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OLDIES BUT NOT GOLDIES
By Major Srinivas Nargolkar (Retd.)
Wednesday 18 Sep 2013
Major Srinivas Nargolkar (Retd.)

These days not many people listen to the radio. Just suppose you do and as you are shaving, the radio plays Frank Sinatra's 'Young at Heart'. Your day, if not the week, is made. If you are a connoisseur of wine and some evening you are served a vintage Cabernet Shiraz Terrazas de Los Andes, the taste will linger on your tongue for a long time. Oldies are certainly goldies but not in every field. Certainly not in tennis when you see Federer being dumped out of a major by players whom he dismissed disdainfully from his presence just a couple of years ago. Or, in cricket, as you watch Tendulkar being made to jump through the hoops by an off-spinner like Nathan Lyon who, not so long ago, would have had a permanent crook in his neck, following the flight of the ball as it repeatedly sailed into the crowd beyond the long on boundary. Age catches up even with sporting superstars and unlike their silver screen brethren, they have no character roles into which they can slip. Age also catches up star stallions. 

With advancing years the prowess of a stallion diminishes. There could be physical deterioration which prevents a stallion from doing the job. There could be issues with the cooling of libido or problems of fertility. Some prominent breeders in India with whom the topic was once discussed do not agree. It was easy to see where they were coming from. It is a well known fact that Sir Victor Sassoon's Crepello, one of the best horses trained by Sir Noel Murless, was sired by Donatello II when the stallion was 19 years old. Everyday II was a ripe 20 when he covered Baydon Queen to beget the Invitation Cup victress Bugs Bunny. India's all-time great sire Razeen was a member of Northern Dancer's crop conceived at the age of 25.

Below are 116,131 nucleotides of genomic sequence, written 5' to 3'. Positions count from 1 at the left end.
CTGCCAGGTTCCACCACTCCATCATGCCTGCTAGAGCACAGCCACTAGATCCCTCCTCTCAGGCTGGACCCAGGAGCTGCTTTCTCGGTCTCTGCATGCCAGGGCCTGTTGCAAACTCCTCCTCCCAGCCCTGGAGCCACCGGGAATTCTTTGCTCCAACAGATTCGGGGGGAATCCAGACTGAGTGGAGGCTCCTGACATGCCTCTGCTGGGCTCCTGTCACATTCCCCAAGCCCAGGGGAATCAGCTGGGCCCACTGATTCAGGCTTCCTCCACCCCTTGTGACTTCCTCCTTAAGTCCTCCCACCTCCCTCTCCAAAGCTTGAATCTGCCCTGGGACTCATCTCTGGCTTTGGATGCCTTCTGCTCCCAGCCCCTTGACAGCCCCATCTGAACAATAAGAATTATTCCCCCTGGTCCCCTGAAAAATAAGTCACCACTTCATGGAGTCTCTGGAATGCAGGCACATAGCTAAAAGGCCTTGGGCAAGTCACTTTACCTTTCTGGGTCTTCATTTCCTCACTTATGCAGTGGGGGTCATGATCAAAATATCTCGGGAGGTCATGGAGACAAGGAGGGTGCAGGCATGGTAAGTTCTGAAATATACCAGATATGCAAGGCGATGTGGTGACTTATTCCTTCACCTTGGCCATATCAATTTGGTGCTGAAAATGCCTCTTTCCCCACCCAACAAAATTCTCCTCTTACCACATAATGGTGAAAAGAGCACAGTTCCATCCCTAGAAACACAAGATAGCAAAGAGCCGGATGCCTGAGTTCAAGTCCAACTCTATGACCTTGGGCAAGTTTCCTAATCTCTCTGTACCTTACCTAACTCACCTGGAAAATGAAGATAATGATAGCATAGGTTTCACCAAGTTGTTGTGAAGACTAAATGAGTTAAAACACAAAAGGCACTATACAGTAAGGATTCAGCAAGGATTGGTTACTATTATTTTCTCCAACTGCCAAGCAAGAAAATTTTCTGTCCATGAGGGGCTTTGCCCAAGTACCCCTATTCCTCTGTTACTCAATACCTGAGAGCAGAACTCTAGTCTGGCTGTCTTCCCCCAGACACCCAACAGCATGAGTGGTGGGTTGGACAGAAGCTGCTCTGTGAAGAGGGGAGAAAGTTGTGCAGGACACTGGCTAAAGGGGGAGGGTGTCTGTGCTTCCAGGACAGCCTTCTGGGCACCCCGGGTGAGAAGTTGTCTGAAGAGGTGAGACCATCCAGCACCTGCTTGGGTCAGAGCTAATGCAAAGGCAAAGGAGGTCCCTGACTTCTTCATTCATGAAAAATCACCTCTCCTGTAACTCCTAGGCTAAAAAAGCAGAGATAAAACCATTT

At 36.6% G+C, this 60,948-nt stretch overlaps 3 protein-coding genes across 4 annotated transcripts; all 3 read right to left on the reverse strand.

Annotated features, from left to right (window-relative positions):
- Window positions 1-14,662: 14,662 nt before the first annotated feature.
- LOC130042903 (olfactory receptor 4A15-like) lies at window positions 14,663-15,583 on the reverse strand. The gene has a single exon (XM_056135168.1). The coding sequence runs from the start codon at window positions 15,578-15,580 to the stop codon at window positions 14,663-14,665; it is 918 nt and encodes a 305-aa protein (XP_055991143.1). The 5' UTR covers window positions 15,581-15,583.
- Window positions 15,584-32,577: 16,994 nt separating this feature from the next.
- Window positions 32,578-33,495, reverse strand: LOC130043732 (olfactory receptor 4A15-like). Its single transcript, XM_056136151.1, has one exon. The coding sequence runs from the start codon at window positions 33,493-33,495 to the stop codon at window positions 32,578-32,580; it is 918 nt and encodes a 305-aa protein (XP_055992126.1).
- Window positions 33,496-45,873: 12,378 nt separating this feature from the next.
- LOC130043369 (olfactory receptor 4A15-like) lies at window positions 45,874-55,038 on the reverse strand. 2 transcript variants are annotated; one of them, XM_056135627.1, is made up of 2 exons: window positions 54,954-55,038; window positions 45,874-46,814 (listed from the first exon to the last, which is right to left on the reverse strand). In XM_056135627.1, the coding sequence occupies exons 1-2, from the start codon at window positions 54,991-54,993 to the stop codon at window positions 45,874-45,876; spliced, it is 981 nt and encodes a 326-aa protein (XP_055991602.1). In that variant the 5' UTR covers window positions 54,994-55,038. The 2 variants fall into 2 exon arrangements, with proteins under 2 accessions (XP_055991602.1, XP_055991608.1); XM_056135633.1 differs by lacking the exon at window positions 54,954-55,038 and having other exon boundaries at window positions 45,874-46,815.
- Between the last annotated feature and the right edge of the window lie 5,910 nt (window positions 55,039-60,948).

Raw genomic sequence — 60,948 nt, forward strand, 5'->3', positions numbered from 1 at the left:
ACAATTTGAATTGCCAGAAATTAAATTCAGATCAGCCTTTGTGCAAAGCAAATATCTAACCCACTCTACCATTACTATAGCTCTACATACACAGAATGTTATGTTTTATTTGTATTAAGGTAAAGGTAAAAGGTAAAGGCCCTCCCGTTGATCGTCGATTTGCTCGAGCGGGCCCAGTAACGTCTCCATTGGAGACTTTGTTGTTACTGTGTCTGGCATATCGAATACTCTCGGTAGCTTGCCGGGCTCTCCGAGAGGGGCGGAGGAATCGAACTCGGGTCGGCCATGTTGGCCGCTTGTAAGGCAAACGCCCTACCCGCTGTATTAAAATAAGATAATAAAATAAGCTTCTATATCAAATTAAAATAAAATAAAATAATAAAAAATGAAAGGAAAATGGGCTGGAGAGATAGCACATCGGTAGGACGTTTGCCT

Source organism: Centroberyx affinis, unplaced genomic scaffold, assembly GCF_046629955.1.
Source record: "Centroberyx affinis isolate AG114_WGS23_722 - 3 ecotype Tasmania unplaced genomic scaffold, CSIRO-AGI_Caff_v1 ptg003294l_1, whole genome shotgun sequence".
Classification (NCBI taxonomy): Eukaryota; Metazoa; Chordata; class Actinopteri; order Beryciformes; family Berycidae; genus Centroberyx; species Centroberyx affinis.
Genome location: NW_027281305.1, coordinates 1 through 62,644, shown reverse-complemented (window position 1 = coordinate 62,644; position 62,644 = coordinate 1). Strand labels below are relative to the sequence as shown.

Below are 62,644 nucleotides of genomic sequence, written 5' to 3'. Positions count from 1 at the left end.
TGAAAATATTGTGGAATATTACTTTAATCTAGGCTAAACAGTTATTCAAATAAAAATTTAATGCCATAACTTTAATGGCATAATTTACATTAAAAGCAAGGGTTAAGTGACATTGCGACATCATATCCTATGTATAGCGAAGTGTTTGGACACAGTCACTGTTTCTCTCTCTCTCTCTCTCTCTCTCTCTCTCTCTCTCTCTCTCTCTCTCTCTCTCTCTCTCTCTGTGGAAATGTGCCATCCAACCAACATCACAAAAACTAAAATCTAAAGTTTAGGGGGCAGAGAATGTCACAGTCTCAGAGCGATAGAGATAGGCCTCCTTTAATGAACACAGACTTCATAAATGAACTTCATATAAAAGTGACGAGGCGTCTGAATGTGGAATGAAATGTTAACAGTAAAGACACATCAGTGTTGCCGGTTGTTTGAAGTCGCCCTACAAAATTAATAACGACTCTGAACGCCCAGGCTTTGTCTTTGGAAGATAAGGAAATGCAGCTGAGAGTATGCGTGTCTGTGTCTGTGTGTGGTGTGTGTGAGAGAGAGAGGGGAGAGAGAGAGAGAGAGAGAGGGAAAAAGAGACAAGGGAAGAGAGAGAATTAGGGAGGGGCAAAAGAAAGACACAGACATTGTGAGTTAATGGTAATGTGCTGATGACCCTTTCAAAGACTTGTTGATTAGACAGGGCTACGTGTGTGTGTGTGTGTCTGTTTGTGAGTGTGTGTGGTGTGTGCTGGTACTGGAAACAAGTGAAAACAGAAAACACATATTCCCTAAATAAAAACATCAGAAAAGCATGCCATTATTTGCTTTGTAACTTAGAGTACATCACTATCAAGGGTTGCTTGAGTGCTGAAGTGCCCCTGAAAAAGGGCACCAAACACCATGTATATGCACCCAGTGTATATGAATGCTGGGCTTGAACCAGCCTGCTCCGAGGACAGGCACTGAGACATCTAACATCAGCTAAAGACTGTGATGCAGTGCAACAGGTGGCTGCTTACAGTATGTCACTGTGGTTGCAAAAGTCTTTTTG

The three eye-catching instances clearly show a stallion retains the ability of siring something exceptional in his twilight years. What, however, definitely happens is that his strike-rate drops. In India, the average age of a stallion, when it was last determined some time in 2001, was 16. Beyond that age, a stallion lives with a dispensation from God.  

So 16 has been taken as the cut-off age to analyse the stud performances of the Wall of Fame stallions in India. Alnasr Alwasheek, Always a Rainbow, Burden of Proof and Steinbeck have been omitted because they are still alive. Prince Pradeep, Grey Gaston and Riyahi died when they were 16, 15 and 16 respectively and so there is no evidence of how age affected them. Treasure Leaf left Usha Stud in his later years so a vital constant is missing from his data; he, too, is omitted. Statistics of other stallions, till the crop of 2009 which has all but finished its Classics, are given below.  

COMMON LAND (1972-1999) 

Total foals       244    Classic winners  17   Percentage  6.96

Foals till 16     170                             13                     7.65

Foals after 16    74                               4                     5.41

EVERYDAY II (1967-1992)